Rachel:  Probably as early as possible. The real value of working with an attorney is not necessarily always the work product itself, like the resulting legal document that’s created, but rather it’s the advice that you get from the attorney that is highly valuable. That’s one of the things we built into this product. We wanted to give you the information and the templates, too, so it’s like you have these templates but you also have an informed mind now and know how to customize those templates in a way that makes sense for your business. Then we say that the end check, or the way to make sure that you’re always good to go, is to have that client service agreement where you’ve used the Small Business Bodyguard template to start and then you’ve customized it a little bit for your business. If you are risk-averse and want to have that final check, you could bring it to a lawyer and ask, “Can you review this contract for me?” to get their final approval. For that, you’d probably be paying for about an hour of an attorney’s time instead of five to 10 hours for them to draft the agreement from scratch.

Meredith:  Right, and it’s less boring for the attorney, too, to review it versus…

Rachel:  Absolutely. We have a directory of attorneys in the back, attorneys that we know and that we feel would be a good fit for this audience. We’re not going to send you to an attorney who’s going to bill you $1,000 an hour, because they’re out there, but that’s not who’s in the back of this guide.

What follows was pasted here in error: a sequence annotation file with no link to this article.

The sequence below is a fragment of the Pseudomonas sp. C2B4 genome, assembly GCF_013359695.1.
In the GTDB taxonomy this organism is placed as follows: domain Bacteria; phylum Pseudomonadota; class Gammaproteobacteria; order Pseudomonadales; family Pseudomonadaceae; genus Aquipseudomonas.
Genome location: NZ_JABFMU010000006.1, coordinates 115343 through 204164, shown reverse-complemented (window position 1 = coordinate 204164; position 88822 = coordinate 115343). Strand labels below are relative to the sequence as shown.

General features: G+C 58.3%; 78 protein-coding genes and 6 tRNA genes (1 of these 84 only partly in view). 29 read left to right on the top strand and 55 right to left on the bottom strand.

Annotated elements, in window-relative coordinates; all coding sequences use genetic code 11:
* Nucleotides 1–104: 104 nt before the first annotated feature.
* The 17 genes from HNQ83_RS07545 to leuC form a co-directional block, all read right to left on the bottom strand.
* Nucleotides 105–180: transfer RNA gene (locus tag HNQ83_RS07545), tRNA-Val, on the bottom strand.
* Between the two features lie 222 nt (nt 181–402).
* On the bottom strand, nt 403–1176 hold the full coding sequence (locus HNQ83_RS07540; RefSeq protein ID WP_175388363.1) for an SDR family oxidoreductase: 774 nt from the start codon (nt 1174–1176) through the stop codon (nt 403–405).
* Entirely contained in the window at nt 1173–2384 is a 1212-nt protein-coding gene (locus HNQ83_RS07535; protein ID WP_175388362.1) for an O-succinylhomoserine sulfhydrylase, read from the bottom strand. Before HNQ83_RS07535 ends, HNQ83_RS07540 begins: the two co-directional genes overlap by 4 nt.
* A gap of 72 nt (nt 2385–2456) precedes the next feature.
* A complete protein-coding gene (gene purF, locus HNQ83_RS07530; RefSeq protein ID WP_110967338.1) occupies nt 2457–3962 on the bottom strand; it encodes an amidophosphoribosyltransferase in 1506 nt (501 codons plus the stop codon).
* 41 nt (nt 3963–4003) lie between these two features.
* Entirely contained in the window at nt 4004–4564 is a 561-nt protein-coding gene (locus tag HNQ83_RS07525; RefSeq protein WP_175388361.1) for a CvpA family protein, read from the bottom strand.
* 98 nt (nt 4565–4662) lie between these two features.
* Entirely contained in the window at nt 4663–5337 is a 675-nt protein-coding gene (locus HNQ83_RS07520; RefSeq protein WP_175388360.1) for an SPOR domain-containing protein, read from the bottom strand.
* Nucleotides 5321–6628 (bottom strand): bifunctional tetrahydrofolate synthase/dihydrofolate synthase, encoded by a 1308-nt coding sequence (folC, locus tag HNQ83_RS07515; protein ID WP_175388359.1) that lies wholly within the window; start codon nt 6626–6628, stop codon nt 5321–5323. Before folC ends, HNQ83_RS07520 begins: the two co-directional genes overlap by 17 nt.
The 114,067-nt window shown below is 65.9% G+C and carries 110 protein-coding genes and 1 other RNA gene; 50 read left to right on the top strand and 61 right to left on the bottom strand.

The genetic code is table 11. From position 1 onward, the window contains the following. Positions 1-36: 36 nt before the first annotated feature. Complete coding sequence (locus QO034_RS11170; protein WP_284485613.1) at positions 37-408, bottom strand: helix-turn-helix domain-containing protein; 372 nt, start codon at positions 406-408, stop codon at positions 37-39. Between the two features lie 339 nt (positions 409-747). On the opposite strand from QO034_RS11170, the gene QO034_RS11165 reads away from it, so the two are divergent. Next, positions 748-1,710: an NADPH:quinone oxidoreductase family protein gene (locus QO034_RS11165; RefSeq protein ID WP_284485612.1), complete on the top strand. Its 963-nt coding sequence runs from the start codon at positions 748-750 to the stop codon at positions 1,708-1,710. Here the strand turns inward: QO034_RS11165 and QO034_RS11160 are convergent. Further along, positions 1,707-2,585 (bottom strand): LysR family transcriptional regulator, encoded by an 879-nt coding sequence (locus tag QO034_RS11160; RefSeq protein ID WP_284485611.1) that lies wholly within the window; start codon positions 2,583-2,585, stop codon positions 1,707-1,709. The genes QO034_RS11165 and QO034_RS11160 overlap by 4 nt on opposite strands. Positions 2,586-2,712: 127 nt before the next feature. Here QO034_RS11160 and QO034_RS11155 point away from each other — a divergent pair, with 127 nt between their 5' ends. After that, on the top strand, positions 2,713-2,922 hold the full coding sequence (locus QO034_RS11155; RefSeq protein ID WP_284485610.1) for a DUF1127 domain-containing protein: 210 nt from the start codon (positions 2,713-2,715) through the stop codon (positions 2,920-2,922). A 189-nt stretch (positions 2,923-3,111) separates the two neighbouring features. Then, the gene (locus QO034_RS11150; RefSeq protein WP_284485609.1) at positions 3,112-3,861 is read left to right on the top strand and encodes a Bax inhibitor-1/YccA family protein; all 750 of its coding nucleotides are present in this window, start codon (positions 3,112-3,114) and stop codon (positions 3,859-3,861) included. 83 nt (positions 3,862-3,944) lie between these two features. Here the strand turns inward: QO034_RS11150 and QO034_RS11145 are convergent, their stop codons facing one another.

Meredith:  And that’s not who you necessarily need.

Rachel:  Exactly.  You don’t. Even larger businesses don’t necessarily need that. That has a lot to do with posturing and things like that. But the attorneys in the back pages have actually contacted me to say, “Thank you so much for including us. We love the clients that we get from Small Business Bodyguard. We love your templates.” And honestly, too, we’ve had peer review for everything that’s in there, so we’ve had three or four lawyers at this point working on our product. We make sure that what we’re putting out there is quality. You’re not going to go to this attorney and have them say that they need to start from scratch.